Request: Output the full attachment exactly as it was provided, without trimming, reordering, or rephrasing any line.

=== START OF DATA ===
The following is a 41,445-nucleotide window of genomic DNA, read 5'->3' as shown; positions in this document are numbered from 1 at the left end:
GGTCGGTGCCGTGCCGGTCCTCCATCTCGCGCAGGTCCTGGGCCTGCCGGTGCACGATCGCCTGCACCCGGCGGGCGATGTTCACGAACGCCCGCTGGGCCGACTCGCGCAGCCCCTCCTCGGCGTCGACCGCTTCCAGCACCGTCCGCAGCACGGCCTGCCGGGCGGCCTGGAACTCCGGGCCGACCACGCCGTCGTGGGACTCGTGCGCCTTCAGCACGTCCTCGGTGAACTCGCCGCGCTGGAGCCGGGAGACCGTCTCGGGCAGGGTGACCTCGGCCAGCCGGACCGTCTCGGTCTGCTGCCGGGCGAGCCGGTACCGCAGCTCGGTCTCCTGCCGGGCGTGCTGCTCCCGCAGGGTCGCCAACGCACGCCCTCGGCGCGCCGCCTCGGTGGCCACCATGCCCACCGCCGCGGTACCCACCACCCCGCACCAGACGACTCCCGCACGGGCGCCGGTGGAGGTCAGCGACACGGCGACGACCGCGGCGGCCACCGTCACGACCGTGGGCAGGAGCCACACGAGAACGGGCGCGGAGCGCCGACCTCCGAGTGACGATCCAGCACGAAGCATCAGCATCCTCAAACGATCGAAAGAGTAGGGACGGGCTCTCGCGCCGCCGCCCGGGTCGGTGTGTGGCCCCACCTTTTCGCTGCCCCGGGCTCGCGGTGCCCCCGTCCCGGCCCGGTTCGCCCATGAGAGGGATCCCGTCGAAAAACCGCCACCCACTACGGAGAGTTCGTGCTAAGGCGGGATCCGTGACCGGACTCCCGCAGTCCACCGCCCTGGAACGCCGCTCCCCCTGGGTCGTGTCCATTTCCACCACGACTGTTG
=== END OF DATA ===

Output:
The following is a 41,445-nucleotide window of genomic DNA, read 5'->3' as shown; positions in this document are numbered from 1 at the left end:
GGTCGGTGCCGTGCCGGTCCTCCATCTCGCGCAGGTCCTGGGCCTGCCGGTGCACGATCGCCTGCACCCGGCGGGCGATGTTCACGAACGCCCGCTGGGCCGACTCGCGCAGCCCCTCCTCGGCGTCGACCGCTTCCAGCACCGTCCGCAGCACGGCCTGCCGGGCGGCCTGGAACTCCGGGCCGACCACGCCGTCGTGGGACTCGTGCGCCTTCAGCACGTCCTCGGTGAACTCGCCGCGCTGGAGCCGGGAGACCGTCTCGGGCAGGGTGACCTCGGCCAGCCGGACCGTCTCGGTCTGCTGCCGGGCGAGCCGGTACCGCAGCTCGGTCTCCTGCCGGGCGTGCTGCTCCCGCAGGGTCGCCAACGCACGCCCTCGGCGCGCCGCCTCGGTGGCCACCATGCCCACCGCCGCGGTACCCACCACCCCGCACCAGACGACTCCCGCACGGGCGCCGGTGGAGGTCAGCGACACGGCGACGACCGCGGCGGCCACCGTCACGACCGTGGGCAGGAGCCACACGAGAACGGGCGCGGAGCGCCGACCTCCGAGTGACGATCCAGCACGAAGCATCAGCATCCTCAAACGATCGAAAGAGTAGGGACGGGCTCTCGCGCCGCCGCCCGGGTCGGTGTGTGGCCCCACCTTTTCGCTGCCCCGGGCTCGCGGTGCCCCCGTCCCGGCCCGGTTCGCCCATGAGAGGGATCCCGTCGAAAAACCGCCACCCACTACGGAGAGTTCGTGCTAAGGCGGGATCCGTGACCGGACTCCCGCAGTCCACCGCCCTGGAACGCCGCTCCCCCTGGGTCGTGTCCATTTCCACCACGACTGTTG